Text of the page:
For a fuller understanding of the nature and advantages of this invention, as well as the preferred mode of use, reference should be made to the following detailed description read in conjunction with the accompanying drawings which are not to scale.
The following description is of the best embodiments presently contemplated for carrying out this invention. This description is made for the purpose of illustrating the general principles of this invention and is not meant to limit the inventive concepts claimed herein.
Referring now to
At least one slider 113 is positioned near the magnetic disk 112, each slider 113 supporting one or more magnetic head assemblies 221. As the magnetic disk rotates, slider 113 moves radially in and out over the disk surface 122 so that the magnetic head assembly 121 may access different tracks of the magnetic disk where desired data are written. Each slider 113 is attached to an actuator arm 119 by way of a suspension 115. The suspension 115 provides a slight spring force which biases slider 113 against the disk surface 122. Each actuator arm 119 is attached to an actuator means 127. The actuator means 127 as shown in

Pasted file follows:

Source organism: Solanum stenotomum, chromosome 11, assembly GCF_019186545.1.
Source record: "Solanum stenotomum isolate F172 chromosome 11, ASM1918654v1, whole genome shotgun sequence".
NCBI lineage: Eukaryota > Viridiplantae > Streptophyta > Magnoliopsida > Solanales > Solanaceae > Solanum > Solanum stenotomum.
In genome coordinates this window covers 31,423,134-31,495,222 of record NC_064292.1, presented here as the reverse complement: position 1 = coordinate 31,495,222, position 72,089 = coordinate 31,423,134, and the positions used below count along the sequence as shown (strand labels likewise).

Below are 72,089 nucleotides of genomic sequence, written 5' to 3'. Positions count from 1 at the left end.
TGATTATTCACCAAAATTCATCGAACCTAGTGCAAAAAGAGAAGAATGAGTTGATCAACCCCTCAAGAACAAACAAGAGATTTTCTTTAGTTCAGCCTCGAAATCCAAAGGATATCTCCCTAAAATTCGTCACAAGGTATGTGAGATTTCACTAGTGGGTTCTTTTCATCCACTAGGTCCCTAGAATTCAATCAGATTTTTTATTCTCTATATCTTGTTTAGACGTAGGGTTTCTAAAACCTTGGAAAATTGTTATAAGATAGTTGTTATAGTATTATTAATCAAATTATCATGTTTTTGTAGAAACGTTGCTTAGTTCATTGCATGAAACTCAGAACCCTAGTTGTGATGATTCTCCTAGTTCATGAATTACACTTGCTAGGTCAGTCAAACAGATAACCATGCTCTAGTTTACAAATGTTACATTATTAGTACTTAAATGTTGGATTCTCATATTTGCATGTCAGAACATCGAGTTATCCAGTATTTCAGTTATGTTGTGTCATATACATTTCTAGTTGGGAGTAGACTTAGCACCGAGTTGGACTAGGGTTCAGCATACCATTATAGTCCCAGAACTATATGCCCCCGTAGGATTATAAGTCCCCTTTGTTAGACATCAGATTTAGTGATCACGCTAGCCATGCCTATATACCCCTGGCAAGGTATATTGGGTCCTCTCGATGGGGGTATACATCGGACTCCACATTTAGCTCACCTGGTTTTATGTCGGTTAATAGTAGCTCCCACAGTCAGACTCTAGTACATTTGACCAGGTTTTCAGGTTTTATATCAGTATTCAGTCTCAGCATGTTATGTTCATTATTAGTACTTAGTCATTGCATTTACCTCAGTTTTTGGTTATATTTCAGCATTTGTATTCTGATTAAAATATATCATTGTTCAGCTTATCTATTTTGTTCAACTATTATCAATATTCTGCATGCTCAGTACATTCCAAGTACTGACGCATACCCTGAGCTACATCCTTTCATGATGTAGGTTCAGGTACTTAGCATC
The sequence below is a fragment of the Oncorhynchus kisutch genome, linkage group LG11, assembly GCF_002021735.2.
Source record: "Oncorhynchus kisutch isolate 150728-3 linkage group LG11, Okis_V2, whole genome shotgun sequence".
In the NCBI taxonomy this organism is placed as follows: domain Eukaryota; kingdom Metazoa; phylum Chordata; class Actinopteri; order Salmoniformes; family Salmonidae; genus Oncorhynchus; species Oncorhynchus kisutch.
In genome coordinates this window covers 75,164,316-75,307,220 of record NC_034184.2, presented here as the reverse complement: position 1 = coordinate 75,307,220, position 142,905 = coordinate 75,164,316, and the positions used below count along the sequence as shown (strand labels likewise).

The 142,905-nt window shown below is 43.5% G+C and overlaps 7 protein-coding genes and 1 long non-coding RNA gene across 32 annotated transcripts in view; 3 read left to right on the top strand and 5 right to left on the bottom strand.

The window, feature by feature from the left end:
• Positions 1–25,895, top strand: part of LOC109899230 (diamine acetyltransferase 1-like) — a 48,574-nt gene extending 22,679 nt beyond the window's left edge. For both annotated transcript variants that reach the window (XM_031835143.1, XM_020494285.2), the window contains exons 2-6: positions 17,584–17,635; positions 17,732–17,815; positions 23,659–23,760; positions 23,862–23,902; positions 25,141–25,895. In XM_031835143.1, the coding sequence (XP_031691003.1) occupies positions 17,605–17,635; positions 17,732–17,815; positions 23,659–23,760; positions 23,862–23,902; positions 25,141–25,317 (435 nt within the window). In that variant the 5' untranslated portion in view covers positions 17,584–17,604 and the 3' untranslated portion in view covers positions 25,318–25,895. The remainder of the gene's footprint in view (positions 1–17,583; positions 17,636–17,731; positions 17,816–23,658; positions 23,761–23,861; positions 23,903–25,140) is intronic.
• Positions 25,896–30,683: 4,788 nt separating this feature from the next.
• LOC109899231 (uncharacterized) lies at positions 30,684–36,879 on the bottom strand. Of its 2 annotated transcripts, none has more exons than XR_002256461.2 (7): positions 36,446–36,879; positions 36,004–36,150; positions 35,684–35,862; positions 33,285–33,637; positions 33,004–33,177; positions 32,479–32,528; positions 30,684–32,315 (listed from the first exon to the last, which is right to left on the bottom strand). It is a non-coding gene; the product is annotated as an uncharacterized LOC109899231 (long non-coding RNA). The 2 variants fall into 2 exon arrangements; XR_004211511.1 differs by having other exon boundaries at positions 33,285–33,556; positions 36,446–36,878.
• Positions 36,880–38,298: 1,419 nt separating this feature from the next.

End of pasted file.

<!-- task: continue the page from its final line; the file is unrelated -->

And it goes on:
During operation of the disk storage system, the rotation of the magnetic disk 112 generates an air bearing between the slider 113 and the disk surface 122 which exerts an upward force or lift on the slider. The air bearing thus counter-balances the slight spring force of suspension 115 and supports slider 113 off and slightly above the disk surface by a small, substantially constant spacing during normal operation.
The various components of the disk storage system are controlled in operation by control signals generated by control unit 129, such as access control signals and internal clock signals. Typically, the control unit 129 comprises logic control circuits, storage means and a microprocessor. The control unit 129 generates control signals to control various system operations such as drive motor control signals on line 123 and head position and seek control signals on line 128. The control signals on line 128 provide the desired current profiles to optimally move and position slider 113 to the desired data track on disk 112. Write and read signals are communicated to and from write and read heads 121 by way of recording channel 125.
With reference to
With reference now to
With continued reference to
An electrically conductive write coil 317, shown in cross section in